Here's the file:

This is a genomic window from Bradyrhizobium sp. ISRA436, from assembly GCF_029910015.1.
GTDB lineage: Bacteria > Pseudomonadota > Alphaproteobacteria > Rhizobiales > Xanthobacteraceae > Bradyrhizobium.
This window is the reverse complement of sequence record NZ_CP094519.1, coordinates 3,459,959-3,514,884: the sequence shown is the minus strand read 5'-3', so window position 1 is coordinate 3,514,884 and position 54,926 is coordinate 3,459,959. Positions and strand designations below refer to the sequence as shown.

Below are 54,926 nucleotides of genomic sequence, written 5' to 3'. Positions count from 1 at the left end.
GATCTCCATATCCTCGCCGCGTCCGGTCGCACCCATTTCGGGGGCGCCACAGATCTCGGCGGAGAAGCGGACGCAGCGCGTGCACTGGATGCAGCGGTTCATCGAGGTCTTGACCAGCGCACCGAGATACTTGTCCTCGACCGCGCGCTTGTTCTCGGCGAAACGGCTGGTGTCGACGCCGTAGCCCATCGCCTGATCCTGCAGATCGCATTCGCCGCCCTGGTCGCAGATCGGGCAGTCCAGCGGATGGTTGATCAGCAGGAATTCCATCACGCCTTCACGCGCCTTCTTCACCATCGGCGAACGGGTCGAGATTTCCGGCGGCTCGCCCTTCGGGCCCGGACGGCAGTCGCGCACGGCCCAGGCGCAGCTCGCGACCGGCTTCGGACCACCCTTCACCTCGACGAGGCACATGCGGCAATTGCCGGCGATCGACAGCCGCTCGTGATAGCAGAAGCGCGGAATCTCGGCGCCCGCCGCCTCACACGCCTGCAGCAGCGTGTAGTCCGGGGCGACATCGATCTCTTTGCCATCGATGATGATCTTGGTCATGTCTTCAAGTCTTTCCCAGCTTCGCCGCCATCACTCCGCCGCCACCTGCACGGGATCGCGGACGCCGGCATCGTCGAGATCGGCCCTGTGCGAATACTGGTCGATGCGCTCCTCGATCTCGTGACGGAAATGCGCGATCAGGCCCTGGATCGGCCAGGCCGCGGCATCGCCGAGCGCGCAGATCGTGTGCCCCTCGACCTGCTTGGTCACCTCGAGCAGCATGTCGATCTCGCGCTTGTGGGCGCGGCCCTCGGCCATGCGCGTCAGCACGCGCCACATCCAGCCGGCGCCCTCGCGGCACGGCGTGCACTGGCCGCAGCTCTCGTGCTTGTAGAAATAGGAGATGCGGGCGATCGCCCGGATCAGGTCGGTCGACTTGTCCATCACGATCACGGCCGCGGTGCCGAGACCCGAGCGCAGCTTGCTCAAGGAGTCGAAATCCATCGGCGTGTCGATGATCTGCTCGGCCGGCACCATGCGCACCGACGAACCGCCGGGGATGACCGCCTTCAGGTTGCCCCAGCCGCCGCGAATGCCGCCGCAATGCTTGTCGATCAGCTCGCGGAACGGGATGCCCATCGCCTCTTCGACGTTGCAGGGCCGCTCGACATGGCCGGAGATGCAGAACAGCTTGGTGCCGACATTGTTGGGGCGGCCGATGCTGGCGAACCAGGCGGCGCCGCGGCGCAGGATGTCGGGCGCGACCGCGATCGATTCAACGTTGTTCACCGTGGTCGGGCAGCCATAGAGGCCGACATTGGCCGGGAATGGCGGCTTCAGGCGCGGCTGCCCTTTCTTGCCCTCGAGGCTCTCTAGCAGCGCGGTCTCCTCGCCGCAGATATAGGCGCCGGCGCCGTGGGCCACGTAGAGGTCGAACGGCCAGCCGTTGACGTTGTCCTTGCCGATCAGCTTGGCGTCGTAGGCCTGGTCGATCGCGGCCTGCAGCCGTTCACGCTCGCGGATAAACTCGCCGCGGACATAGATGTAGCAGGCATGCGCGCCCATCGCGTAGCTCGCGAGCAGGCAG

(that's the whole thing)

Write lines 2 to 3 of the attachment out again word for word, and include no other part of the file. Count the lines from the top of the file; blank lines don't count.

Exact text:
GTDB lineage: Bacteria > Pseudomonadota > Alphaproteobacteria > Rhizobiales > Xanthobacteraceae > Bradyrhizobium.
This window is the reverse complement of sequence record NZ_CP094519.1, coordinates 3,459,959-3,514,884: the sequence shown is the minus strand read 5'-3', so window position 1 is coordinate 3,514,884 and position 54,926 is coordinate 3,459,959. Positions and strand designations below refer to the sequence as shown.